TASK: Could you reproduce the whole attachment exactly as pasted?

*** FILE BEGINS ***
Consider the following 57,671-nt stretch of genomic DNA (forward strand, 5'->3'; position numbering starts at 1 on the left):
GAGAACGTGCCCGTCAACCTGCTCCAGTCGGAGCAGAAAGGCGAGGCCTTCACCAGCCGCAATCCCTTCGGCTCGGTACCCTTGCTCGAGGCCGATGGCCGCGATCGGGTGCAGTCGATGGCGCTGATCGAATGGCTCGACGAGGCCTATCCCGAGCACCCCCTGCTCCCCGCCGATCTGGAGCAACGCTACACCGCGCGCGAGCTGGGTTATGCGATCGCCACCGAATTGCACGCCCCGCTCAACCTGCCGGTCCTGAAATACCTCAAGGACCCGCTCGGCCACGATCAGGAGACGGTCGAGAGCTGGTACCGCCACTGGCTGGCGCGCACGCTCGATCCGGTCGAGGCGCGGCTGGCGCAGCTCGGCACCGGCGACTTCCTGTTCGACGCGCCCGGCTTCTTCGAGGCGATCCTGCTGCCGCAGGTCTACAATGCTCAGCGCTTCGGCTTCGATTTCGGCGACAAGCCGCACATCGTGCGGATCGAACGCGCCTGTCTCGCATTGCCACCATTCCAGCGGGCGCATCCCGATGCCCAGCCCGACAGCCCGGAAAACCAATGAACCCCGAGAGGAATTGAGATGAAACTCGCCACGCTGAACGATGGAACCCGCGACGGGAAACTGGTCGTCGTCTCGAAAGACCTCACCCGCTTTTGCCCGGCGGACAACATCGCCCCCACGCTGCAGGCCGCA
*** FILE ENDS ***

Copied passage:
Consider the following 57,671-nt stretch of genomic DNA (forward strand, 5'->3'; position numbering starts at 1 on the left):
GAGAACGTGCCCGTCAACCTGCTCCAGTCGGAGCAGAAAGGCGAGGCCTTCACCAGCCGCAATCCCTTCGGCTCGGTACCCTTGCTCGAGGCCGATGGCCGCGATCGGGTGCAGTCGATGGCGCTGATCGAATGGCTCGACGAGGCCTATCCCGAGCACCCCCTGCTCCCCGCCGATCTGGAGCAACGCTACACCGCGCGCGAGCTGGGTTATGCGATCGCCACCGAATTGCACGCCCCGCTCAACCTGCCGGTCCTGAAATACCTCAAGGACCCGCTCGGCCACGATCAGGAGACGGTCGAGAGCTGGTACCGCCACTGGCTGGCGCGCACGCTCGATCCGGTCGAGGCGCGGCTGGCGCAGCTCGGCACCGGCGACTTCCTGTTCGACGCGCCCGGCTTCTTCGAGGCGATCCTGCTGCCGCAGGTCTACAATGCTCAGCGCTTCGGCTTCGATTTCGGCGACAAGCCGCACATCGTGCGGATCGAACGCGCCTGTCTCGCATTGCCACCATTCCAGCGGGCGCATCCCGATGCCCAGCCCGACAGCCCGGAAAACCAATGAACCCCGAGAGGAATTGAGATGAAACTCGCCACGCTGAACGATGGAACCCGCGACGGGAAACTGGTCGTCGTCTCGAAAGACCTCACCCGCTTTTGCCCGGCGGACAACATCGCCCCCACGCTGCAGGCCGCA